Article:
How many times have you experienced dealing with a customer service representative and felt like they were  just telling you their script?

Since we work with tools of play, like improvisation techniques, we’ve found a strong connection with improv and customer service. Customer service reps are constantly handed situations where they have to go off script and do what they can to help the customer. In our improv shows we are always dealing with something new that is offered and we have to flow with it.

Here are 3 rules from Improv that can improve customer support.

RULE 1: Active Listening


No improv scene can work without active listening. The actors will miss what is offered and go off track. The actors have to acknowledge they heard it with their response. I’ll cover that in next rule.


Customer service reps need to acknowledge they heard the customer first before they can deal with their issue. They have to make sure they are getting the whole message and gist of what the customer is saying before they respond.

RULE 2: Say Yes, And…


In improv shows the actors must say” Yes! And…” to the offers presented. This means more then just saying Yes. The actors have to add something of their own to move the scene forward


Active listening is about empathizing with the customers issue. Saying Yes, And is offering solutions for the customer. It shows openness to the customer that you are willing to help the customer. Customer reps can start giving the customers a call to action and next steps.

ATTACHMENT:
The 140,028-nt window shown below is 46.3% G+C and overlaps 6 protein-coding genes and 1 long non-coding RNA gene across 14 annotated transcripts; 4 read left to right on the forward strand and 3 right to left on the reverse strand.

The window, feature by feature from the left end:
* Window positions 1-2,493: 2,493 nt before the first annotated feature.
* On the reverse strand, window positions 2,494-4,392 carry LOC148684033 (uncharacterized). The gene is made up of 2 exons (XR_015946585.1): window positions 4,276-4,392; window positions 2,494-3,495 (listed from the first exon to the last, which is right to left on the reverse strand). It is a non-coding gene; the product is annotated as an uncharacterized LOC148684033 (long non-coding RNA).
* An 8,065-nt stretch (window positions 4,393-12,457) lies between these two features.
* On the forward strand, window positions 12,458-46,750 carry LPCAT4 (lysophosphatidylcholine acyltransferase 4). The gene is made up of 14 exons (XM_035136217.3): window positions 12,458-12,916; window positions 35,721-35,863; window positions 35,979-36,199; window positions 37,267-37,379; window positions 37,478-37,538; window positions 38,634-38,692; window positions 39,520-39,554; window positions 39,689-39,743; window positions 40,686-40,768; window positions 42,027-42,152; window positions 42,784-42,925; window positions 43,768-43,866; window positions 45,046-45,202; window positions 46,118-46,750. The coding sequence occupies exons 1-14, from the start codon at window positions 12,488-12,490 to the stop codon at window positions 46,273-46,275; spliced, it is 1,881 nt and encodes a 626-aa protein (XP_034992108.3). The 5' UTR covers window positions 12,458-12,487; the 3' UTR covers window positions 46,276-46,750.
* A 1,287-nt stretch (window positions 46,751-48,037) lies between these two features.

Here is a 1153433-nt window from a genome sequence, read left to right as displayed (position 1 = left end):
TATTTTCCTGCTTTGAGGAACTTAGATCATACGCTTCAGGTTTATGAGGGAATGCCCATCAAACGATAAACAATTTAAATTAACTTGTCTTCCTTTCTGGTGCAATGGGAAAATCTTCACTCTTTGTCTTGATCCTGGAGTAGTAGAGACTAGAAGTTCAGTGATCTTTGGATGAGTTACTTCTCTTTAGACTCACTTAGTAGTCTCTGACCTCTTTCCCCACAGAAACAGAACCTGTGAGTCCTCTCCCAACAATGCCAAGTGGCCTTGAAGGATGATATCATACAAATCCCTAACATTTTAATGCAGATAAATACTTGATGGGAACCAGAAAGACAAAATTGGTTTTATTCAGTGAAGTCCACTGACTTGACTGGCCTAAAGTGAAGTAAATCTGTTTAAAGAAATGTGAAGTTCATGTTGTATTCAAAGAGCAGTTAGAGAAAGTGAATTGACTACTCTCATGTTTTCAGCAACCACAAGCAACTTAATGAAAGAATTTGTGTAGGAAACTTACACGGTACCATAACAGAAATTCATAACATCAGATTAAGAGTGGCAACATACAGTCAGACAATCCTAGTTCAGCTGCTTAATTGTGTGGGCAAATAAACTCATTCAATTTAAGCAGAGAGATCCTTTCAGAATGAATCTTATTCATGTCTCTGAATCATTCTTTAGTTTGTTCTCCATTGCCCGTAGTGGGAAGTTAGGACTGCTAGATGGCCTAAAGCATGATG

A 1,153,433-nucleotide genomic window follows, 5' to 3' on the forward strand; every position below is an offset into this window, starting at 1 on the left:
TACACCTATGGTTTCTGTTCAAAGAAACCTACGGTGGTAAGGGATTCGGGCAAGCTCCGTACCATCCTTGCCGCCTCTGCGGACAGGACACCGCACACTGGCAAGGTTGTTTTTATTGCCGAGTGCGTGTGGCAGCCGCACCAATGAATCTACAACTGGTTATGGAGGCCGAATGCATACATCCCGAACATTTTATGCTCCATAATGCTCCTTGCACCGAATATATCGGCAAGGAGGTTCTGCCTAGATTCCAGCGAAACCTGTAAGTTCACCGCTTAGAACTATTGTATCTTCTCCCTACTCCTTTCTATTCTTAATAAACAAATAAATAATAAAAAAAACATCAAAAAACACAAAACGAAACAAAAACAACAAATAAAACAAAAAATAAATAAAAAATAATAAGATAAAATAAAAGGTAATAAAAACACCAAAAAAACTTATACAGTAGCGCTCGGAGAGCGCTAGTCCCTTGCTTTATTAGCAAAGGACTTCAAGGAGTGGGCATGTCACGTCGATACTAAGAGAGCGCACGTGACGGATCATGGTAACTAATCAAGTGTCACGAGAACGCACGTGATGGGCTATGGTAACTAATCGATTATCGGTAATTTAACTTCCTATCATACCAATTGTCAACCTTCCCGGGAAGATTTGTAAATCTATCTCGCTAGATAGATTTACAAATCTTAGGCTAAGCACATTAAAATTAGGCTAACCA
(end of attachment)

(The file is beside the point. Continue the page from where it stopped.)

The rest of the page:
RULE 3: Make Positive Statements

convert-negative-statements-to-positiveIf improv actors ask questions all the time in scenes they put too much pressure on the other actors to come up with ideas. Instead the actors are making positive statements that move the scene forward and help the other actors out.


Customer service reps are considered experts in the services of their company. The customer is relying on customer service to help solve their problem. The customer service reps need to avoid giving non-committal and vague answers. They need to make positive clear statements that the customer can understand. If they know the answer they need to communicate it clearly. If they can’t help the customer then they need to make a positive statement about what they can do to help.


These rules of improv can be applied to any customer service interaction. Training customer service reps to be able to go off script so they can handle unexpected situations will go a long way in building loyal customers.